Merv Lincoln

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Merv Lincoln
Medal record
Men's athletics
Representing Flag of Australia (converted).svg  Australia
Commonwealth Games
Silver medal icon (S initial).svg Cardiff 1958 One mile

Mervyn George "Merv" Lincoln (22 November 1933 1 May 2016) [1] [2] [3] was an Australian middle-distance runner who won a silver medal in the mile run at the 1958 British Empire and Commonwealth Games and twice competed in the Summer Olympic Games.

Career

Merv Lincoln was born in Leongatha, Victoria [1] and raised in Wodonga, where for many years in his honour there has been a Lincoln Causeway adjacent to the Hume Freeway. [2]

He qualified for the 1500 metres final at the 1956 Summer Olympics in Melbourne, finishing 12th. [1] He was tipped as a potential successor to the retiring John Landy as Australia's leading miler; [4] however, newcomer Herb Elliott defeated him at the 1957 national championships. [5]

Lincoln ran his first four-minute mile on 23 March 1957, the eleventh man in the world and the third Australian to accomplish that feat. [6] His time of 3:58.9 was less than a second short of Landy's world record of 3:58.0. [7] Despite his loss to Elliott at the Australian championships he did also win a national championship mile that year, winning the United States championship race as an outside competitor. [8] Track & Field News ranked him #7 in the world for 1957, one place below his Australian rival Elliott. [9]

Lincoln reached his peak in 1958 but was overshadowed by the rapidly improving Elliott. [10] The Australian team of Elliott, Lincoln, and Albie Thomas swept the medals in the mile at the British Empire and Commonwealth Games in Cardiff, Lincoln running 4:01.80 for silver. [11] He set his personal mile best of 3:55.9 in Dublin on 6 August 1958, [6] finishing more than a second under Derek Ibbotson's world record of 3:57.2 yet still only being the runner-up as Elliott won in a new record time of 3:54.5. [12] Track & Field News ranked Lincoln as second in the world that year; however, that proved to be the last time he was ranked among the world's top ten, [9] and at the 1960 Olympics in Rome he failed to qualify from the heats. [1]

He was coached by the Austrian-born Franz Stampfl, a bitter rival of Elliott's coach Percy Cerutty. [13] Stampfl stated Lincoln only trained one hour a day, in contrast to the harder training of Elliott. [13]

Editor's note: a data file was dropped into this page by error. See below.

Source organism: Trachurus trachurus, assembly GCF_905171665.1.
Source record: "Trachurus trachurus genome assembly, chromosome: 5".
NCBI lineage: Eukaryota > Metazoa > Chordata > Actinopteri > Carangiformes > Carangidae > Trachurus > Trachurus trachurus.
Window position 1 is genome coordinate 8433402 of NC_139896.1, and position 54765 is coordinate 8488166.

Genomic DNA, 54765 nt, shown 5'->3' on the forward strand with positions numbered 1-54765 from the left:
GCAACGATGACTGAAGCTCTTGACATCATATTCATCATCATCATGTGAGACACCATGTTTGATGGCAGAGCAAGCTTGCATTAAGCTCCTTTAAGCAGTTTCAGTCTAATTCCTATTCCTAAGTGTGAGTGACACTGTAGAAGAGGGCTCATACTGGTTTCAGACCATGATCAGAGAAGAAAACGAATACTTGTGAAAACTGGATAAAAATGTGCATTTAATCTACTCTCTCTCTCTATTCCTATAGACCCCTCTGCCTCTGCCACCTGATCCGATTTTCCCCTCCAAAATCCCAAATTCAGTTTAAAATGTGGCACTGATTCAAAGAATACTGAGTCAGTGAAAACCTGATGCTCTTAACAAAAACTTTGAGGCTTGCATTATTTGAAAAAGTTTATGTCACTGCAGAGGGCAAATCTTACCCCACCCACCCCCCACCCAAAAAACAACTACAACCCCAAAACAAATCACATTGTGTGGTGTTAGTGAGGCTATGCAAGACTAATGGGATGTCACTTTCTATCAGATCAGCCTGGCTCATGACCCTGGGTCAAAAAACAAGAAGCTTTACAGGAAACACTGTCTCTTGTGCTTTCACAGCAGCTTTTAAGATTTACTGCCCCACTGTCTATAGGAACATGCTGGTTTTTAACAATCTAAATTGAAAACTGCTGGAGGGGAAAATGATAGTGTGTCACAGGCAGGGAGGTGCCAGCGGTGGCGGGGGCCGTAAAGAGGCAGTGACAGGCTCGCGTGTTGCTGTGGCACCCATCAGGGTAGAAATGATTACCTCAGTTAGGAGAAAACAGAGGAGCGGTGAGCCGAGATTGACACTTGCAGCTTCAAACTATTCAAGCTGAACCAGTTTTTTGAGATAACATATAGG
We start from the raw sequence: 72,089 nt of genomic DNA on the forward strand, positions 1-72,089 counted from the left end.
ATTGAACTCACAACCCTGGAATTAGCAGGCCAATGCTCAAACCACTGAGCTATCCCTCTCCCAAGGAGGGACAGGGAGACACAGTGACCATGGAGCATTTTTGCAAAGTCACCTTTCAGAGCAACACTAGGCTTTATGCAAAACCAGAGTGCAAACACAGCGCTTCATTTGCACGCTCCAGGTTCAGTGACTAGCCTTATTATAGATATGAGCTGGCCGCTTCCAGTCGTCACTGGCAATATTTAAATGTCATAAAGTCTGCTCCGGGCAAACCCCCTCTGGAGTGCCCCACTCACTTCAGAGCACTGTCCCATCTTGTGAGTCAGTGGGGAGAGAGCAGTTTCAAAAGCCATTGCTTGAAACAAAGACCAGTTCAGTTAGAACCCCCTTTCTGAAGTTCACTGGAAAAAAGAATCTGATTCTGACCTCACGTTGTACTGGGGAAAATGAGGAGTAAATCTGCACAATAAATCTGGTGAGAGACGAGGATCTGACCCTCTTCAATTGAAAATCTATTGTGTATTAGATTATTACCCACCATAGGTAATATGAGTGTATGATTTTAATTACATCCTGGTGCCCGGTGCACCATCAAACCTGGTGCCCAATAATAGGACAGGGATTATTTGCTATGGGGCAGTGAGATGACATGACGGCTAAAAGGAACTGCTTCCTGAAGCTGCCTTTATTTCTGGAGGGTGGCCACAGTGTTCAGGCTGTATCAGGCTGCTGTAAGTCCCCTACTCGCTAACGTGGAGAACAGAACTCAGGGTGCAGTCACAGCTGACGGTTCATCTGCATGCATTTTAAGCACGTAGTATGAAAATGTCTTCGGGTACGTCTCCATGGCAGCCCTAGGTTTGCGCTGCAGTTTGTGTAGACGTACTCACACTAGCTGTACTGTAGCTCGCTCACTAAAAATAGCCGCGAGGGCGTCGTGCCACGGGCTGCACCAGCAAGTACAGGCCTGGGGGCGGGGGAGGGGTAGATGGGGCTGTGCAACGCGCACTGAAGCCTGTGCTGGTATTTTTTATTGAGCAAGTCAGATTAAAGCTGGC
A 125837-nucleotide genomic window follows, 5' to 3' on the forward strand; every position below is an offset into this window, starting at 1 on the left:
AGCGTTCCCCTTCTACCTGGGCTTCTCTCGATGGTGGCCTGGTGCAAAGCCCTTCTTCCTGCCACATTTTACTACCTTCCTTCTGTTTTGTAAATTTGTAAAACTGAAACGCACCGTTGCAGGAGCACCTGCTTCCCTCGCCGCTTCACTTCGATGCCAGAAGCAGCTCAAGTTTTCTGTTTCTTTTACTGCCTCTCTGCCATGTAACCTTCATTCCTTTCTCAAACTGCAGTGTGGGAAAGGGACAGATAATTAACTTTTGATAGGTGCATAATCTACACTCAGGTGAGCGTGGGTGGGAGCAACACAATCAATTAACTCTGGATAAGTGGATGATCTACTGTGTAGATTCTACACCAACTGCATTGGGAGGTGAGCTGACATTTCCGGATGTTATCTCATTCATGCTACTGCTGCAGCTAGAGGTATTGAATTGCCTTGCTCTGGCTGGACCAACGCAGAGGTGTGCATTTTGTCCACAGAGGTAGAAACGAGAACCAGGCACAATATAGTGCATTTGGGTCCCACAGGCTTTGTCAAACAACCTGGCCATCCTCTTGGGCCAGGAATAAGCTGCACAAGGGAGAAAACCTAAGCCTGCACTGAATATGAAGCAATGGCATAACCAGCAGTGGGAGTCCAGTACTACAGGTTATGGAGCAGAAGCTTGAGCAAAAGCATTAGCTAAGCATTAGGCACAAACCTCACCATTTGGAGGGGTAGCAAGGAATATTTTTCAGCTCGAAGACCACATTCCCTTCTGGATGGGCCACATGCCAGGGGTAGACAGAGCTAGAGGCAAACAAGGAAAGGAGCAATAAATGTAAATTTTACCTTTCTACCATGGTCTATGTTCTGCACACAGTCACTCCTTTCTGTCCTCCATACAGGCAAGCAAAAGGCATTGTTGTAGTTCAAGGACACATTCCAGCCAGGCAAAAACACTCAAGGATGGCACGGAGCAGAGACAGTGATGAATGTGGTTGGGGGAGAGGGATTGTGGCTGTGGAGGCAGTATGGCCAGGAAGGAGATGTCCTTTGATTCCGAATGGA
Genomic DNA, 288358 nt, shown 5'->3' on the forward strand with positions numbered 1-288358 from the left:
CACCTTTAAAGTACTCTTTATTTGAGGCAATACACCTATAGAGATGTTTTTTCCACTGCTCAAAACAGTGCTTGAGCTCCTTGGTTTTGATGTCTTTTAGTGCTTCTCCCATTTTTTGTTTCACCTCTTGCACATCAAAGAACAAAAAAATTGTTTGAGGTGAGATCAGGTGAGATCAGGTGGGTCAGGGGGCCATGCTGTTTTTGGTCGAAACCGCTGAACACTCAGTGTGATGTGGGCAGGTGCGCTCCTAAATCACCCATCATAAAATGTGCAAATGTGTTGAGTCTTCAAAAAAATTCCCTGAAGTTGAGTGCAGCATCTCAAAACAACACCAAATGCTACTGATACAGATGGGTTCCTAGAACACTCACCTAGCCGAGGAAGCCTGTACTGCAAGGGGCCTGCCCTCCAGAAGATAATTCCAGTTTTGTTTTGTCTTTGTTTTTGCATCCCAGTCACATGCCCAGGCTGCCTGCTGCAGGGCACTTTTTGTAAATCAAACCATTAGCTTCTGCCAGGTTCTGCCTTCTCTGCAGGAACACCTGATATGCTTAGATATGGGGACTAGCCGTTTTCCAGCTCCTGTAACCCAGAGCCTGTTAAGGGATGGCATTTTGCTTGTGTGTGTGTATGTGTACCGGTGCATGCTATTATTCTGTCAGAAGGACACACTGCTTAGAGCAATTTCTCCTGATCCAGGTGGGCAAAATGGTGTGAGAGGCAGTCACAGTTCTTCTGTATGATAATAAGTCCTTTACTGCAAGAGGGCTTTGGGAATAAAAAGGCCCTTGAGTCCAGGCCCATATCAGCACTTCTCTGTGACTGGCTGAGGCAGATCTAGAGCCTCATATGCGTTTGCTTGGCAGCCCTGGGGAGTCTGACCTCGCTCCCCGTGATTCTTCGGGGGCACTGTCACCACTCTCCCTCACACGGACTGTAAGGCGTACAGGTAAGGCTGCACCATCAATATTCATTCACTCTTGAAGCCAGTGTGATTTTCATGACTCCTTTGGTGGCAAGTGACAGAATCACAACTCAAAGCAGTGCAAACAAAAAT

He died on 1 May 2016, aged 82. [2] [14]

Related Research Articles

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References

  1. 1 2 3 4 "Merv Lincoln Bio, Stats and Results". Sports Reference LLC. Archived from the original on 18 April 2020. Retrieved 24 March 2014.
  2. 1 2 3 Peter de Kruijff, "Wodonga 1950s one-mile track star Merv Lincoln dies aged 82 in Melbourne", The Border Mail, 3 May 2016. Retrieved 5 May 2016
  3. Merv Lincoln, Miler Who Was Always Second Best, Dies at 82
  4. "Clash to Decide Champion Miler". The Sydney Morning Herald . 7 March 1957. Retrieved 24 March 2014.
  5. "New Mile Champion Elliott Seeks Landy Record Today". The Age . 12 March 1957. Retrieved 24 March 2014.
  6. 1 2 Sparks, Bob (2002). "Four-minute mile data". Archived from the original on 10 October 2009. Retrieved 24 March 2014.
  7. Butler, Mark; IAAF Media & Public Relations Department (2013). "IAAF Statistics Handbook Moscow 2013". International Association of Athletics Federations.Cite journal requires |journal= (help)
  8. Mallon, Bill; Buchanan, Ian; Track & Field News. "A History Of The Results Of The National Track & Field Championships Of The USA From 1876 Through 2011". Track & Field News. Archived from the original on 19 September 2016. Retrieved 24 March 2014.
  9. 1 2 "World Rankings — Men's 1500/Mile" (PDF). Track and Field News. Retrieved 24 March 2014.
  10. Welch, Bruce (24 June 1958). ""Runner-up" Role for Merv Lincoln". The Age . Retrieved 24 March 2014.
  11. "COMMONWEALTH GAMES MEDALLISTS - ATHLETICS (MEN)". Athletics Weekly . Retrieved 24 March 2014.
  12. "Record Mile at Dublin". The Montreal Gazette . 7 August 1958. Retrieved 24 March 2014.
  13. 1 2 "The Amazing Herb Elliott". Sports Illustrated . 11 October 1958. Retrieved 24 March 2014.
  14. In some British sources, the date was incorrectly shown as 30 April.